Gillibrand reintroduces Medicare 50 Act in Washington

National

FILE – In this Feb. 10, 2021, file photo, Sen. Kirsten Gillibrand, D-N.Y., arrives at the Capitol in Washington. Gillibrand became the first Democratic senator to call for her colleague Al Franken’s resignation amid multiple allegations of sexual misconduct in 2017. The New York Democrat used the issue as a #MeToo rallying cry, building a 2020 presidential run around promoting women’s and family rights. But Gillibrand and other top Democrats have stopped short of calling on New York’s governor, Democrat Andrew Cuomo, to resign amid accusations of offensive behavior. (Joshua Roberts/Pool via AP)

WASHINGTON, D.C. (WETM) — Sen. Kirsten Gillibrand, member of the Aging Committee, joined Senate colleagues to reintroduce the Medicare at 50 Act, legislation that give New Yorkers 50 and older the option of buying into Medicare.

Gillibrand’s office says that as of July 2020, nearly 3.7 million people aged 65 and older were covered by Medicare in New York. She says that lowering the Medicare participation age to 50 would help 63 million Americans—uninsured and underinsured, including those approaching retirement or facing layoffs — afford health care. The bill also strengthens the Medicare program and lowers Medicare costs for older Americans, according to the senator.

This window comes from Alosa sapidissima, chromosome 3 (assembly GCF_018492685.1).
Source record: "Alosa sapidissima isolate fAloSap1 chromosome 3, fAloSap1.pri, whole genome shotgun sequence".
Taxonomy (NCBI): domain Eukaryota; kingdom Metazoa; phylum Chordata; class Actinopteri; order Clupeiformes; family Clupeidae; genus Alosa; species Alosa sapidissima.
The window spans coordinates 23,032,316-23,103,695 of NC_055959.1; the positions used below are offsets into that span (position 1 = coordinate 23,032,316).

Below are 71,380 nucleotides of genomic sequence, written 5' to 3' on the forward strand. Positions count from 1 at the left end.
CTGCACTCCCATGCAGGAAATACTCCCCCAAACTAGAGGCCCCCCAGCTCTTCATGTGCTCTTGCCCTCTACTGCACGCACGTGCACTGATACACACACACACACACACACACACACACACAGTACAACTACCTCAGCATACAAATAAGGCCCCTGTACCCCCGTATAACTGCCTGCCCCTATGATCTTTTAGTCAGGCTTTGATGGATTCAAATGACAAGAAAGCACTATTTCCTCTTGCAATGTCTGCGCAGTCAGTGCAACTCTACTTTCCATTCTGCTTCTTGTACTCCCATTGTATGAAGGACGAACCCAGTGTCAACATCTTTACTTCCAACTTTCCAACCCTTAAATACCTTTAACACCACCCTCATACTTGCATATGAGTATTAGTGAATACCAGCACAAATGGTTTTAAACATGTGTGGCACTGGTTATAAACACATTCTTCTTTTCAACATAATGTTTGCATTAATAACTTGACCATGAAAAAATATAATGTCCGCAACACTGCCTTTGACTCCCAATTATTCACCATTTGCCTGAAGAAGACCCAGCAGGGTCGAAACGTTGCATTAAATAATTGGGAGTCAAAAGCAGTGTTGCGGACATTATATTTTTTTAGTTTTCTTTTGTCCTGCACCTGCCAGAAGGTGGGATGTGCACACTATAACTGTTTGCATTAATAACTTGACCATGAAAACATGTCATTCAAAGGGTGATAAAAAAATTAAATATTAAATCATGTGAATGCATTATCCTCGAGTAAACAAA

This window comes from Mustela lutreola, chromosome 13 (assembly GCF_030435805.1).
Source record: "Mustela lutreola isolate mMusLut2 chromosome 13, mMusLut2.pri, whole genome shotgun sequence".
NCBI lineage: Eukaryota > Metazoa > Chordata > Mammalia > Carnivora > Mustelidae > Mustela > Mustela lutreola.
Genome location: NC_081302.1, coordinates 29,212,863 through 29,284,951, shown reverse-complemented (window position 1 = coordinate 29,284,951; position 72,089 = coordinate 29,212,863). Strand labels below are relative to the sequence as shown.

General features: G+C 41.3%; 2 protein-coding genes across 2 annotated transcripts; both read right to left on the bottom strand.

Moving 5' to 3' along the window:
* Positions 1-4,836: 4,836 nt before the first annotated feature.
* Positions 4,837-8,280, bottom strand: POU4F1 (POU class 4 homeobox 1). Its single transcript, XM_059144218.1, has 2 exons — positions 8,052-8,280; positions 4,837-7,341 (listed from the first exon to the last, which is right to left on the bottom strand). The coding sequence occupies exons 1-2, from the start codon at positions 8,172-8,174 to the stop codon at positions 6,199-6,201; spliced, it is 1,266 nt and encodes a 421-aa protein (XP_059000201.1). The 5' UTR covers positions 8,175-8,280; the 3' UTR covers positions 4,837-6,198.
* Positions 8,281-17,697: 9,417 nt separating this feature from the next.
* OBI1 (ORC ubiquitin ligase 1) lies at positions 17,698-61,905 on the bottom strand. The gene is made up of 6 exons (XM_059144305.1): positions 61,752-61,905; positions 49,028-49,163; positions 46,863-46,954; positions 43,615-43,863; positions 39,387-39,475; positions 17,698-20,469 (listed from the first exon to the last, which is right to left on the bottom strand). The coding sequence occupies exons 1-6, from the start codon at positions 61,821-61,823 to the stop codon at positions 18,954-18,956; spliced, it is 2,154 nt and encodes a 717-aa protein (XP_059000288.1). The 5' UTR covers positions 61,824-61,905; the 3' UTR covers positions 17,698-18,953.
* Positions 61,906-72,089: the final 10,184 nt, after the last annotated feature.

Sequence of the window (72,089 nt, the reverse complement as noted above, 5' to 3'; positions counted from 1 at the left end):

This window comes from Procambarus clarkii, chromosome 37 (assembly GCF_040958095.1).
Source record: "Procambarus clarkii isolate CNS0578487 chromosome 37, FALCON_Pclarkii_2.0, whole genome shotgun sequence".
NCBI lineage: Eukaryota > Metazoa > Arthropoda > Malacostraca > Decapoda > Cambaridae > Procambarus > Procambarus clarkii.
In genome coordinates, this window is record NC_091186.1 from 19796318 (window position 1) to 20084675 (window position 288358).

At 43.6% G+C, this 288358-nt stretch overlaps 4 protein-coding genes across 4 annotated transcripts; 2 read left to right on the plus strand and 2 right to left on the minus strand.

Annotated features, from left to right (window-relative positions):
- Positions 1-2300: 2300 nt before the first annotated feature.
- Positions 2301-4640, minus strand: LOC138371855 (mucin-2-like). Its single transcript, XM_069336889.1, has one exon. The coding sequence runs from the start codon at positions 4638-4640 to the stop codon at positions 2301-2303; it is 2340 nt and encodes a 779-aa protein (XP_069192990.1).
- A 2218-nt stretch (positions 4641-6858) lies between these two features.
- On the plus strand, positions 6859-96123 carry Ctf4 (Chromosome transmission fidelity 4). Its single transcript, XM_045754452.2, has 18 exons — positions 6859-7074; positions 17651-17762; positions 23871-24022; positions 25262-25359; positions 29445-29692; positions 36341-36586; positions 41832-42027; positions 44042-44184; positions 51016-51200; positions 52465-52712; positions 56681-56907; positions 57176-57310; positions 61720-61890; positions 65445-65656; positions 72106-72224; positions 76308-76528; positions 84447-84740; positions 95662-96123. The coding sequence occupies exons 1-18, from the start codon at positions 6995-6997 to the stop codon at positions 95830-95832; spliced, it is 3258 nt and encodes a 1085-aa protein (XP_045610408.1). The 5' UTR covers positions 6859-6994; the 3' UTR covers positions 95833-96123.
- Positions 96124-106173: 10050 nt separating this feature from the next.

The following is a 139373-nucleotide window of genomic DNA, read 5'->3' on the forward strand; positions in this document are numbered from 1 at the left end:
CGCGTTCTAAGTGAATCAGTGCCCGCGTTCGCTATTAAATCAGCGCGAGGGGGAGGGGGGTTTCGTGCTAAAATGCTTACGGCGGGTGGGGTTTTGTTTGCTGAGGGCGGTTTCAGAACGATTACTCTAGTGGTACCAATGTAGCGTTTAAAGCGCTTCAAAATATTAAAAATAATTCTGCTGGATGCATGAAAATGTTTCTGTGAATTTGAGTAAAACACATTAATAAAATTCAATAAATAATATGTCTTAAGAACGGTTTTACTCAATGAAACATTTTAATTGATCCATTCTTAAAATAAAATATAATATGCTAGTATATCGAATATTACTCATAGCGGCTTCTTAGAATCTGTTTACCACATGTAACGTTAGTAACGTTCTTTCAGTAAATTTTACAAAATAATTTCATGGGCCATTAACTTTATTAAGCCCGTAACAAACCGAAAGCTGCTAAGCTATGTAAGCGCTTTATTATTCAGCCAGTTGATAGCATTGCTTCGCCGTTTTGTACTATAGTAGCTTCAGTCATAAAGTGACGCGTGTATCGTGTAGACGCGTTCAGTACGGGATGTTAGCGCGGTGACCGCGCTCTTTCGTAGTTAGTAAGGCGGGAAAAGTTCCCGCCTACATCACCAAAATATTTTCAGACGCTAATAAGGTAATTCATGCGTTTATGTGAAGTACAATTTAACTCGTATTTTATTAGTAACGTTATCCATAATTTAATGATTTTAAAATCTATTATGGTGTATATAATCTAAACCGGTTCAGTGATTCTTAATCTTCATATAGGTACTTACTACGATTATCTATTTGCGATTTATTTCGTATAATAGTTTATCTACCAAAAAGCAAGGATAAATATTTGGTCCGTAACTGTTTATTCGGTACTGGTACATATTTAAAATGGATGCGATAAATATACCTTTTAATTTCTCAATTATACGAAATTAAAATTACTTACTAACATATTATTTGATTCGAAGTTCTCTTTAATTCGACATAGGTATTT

Besides reintroducing the Medicare at 50 Act, Gillibrand and her colleagues also pushed the Biden administration to expand and improve Medicare in the American Families Plan. Gillibrand wants to lower eligibility to 50, expand coverage to include hearing, dental, and vision, cap out-of-pocket expenses for traditional Medicare recipients, and negotiate lower drug prices.

“As New Yorkers face growing health challenges and economic hardship in the wake of the pandemic, far too many older Americans are unsure if they can afford the costs of health care coverage. New Yorkers aged 50 to 64 are often in transition, planning for their retirements or facing layoffs and early retirement, and we must ensure that they can afford the health care they need,” said Gillibrand in a statement.

“This legislation will give millions more people across the country a valuable option for quality affordable health care,” she continued.

Gillibrand cites the Kaiser Family Foundation, which said that 77% of the public supports expanding Medicare eligibility to people between the ages of 50 and 64.

Gillibrand’s office also pointed to a University of Michigan poll on healthy aging that shows 27% of adults approaching retirement don’t think they can afford health insurance over the next year, and more than a quarter have issues navigating the health insurance system. Many ignore their health because of sticker shock.

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